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Klar
01-24-2013, 08:54 AM
Hi all,

Now, I'm a complete newbee, and I think some of you mead-lovers will want to shout at me for the way I've tried to make my mead. I basically took a Storm the Castle recipe, got carboys and airlocks, and that's pretty much all the technical equipment I used. All ingredients for my mead were supermarket budget-bought, and there are two batches; one has a couple of squeezes of lime in it.
I've just bottled them, but I think I need to rack them again - in the bottles, they are opaque, and smell and taste yeasty. In fact, there is very little honey taste to speak of. Oddly, of the four bottles of the lime batch, two are yellow (kind of like cloudy apple juice), and another two are a pretty, oaky brown (and are much clearer).
Basically, what's I'm asking is do I need to re-rack them, and is it worth even bothering?

The_Bishop
01-24-2013, 09:19 AM
Sounds like they needed more time to settle and age before bottling. You may have a couple of bottle bombs, there; if it's still fermenting the CO2 will build up in the bottles, pressurizing them.

Klar
01-24-2013, 09:24 AM
That's what I was worried about. So I should rack them? I'm just worried that the lack of honey-taste means the whole batch is a write-off and I might as well use my kit to start again instead.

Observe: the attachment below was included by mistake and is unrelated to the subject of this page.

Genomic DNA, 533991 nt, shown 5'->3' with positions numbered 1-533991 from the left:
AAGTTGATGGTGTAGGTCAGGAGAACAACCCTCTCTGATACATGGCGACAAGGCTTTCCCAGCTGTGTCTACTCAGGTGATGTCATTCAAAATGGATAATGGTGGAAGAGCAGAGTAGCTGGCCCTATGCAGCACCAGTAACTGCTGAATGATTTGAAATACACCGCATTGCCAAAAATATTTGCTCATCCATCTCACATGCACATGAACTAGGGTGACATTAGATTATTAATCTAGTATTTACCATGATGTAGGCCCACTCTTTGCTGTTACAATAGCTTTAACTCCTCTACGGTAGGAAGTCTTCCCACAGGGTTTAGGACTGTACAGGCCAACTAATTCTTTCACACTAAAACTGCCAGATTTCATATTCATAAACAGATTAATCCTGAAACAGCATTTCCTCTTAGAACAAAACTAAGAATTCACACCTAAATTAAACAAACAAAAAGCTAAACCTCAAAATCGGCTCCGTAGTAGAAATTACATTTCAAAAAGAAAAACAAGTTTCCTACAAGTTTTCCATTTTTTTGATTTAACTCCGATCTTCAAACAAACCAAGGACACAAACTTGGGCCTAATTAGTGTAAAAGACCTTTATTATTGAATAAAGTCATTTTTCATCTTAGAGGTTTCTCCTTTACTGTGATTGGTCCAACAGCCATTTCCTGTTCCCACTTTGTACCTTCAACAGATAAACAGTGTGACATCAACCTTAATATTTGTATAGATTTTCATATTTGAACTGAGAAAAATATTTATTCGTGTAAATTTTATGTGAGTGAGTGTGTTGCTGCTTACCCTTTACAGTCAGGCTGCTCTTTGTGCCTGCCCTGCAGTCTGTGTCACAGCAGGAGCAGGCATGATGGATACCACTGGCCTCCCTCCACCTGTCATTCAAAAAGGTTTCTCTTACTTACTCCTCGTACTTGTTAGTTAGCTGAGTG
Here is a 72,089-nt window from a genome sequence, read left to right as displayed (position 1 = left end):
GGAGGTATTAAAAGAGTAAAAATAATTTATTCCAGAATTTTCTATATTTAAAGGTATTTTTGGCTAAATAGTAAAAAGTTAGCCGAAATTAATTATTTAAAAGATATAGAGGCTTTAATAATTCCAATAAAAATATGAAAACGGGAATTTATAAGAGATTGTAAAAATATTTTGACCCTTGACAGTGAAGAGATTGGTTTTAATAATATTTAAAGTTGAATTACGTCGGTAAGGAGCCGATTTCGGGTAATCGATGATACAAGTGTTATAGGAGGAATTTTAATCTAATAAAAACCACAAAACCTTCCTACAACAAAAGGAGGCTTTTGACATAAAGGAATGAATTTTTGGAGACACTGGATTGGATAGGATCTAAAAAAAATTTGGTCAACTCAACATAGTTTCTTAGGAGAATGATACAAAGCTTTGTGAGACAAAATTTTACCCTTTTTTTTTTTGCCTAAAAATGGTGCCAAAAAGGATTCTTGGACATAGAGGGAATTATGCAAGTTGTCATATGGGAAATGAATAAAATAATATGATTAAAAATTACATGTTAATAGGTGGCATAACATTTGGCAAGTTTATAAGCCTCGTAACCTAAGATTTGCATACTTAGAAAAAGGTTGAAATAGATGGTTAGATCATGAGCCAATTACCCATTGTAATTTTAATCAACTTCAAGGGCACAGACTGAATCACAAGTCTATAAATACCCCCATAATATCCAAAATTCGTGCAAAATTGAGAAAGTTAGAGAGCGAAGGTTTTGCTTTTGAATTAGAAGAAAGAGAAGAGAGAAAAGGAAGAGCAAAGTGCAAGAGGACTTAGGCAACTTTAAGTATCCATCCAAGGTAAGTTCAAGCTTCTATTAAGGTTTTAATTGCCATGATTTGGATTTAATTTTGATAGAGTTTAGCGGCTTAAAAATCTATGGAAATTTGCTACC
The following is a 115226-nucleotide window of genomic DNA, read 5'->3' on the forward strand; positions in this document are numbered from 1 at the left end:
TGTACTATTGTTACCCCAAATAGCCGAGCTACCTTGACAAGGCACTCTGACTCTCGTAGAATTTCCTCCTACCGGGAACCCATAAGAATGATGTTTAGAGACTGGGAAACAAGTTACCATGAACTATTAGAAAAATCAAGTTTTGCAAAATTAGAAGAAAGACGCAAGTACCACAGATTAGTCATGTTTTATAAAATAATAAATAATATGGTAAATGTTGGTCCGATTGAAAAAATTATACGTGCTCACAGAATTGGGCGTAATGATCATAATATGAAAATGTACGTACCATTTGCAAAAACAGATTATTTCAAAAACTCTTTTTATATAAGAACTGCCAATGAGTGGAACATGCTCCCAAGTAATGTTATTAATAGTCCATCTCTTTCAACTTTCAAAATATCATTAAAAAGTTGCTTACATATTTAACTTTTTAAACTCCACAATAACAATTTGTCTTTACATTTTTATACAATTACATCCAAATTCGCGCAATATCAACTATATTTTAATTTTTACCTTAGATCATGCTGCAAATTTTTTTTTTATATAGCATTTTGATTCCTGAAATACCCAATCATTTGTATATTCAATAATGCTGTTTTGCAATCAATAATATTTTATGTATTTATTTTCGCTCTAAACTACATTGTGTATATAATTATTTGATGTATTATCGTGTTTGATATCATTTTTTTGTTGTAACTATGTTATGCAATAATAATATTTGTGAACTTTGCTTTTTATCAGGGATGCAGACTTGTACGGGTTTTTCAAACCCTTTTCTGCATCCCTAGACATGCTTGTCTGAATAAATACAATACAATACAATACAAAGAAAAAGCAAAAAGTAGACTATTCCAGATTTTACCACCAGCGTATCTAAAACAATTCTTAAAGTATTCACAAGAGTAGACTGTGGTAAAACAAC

Fisk Jaegaren
01-24-2013, 11:09 AM
Well, more info on your process is needed....but if the only equipment you have is carboys and airlocks, your making mead is going to be a difficult endeavor!

Get a hydrometer, probably the most important tool for any type of home brewer, usually less than $10 at a supply store.

Keep a brew log, heck you can start your own thread on Gotmead and keep others informed of your progress/process.

NEVER bottle mead or wine that hasn't cleared, that opaque-ness and yeasty taste, yeah....that's yeast!

You can make mead with just a carboy and airlock.....thousands make JAOM without it, but with a few more simple tools, a look through the newbee guide (or a thorough reading of Ken Schramm's "The complete mead maker") couples with time and patience, you can make top quality mead.

Klar
01-24-2013, 11:34 AM
Thanks for the replies :)

I took Storm the Castle at its word - I pretty much left the carboy in the cupboard for a couple of months and forgot about it. I didn't think it was still fermenting or had active yeast, because it appeared to have stopped bubbling, so I figured it was done. I've transfered it from the bottles to another carboy for the meantime, but I'm confused as to why it's all yeasty without any visible activity.
I'll have a look at getting a hydrometer - I just don't have any confidence in my ability to use the information it gives me in any meaningful way. :P

bigdan110
01-24-2013, 11:47 AM
just dont waste your money on any of the books on there most of it is the same 2 page spread on sanitation copy and pasted 1/3 of the book is the same text, save ur money get ken scramms if ur going to buy any books on it

Marshmallow Blue
01-24-2013, 11:53 AM
just dont waste your money on any of the books on there most of it is the same 2 page spread on sanitation copy and pasted 1/3 of the book is the same text, save ur money get ken scramms if ur going to buy any books on it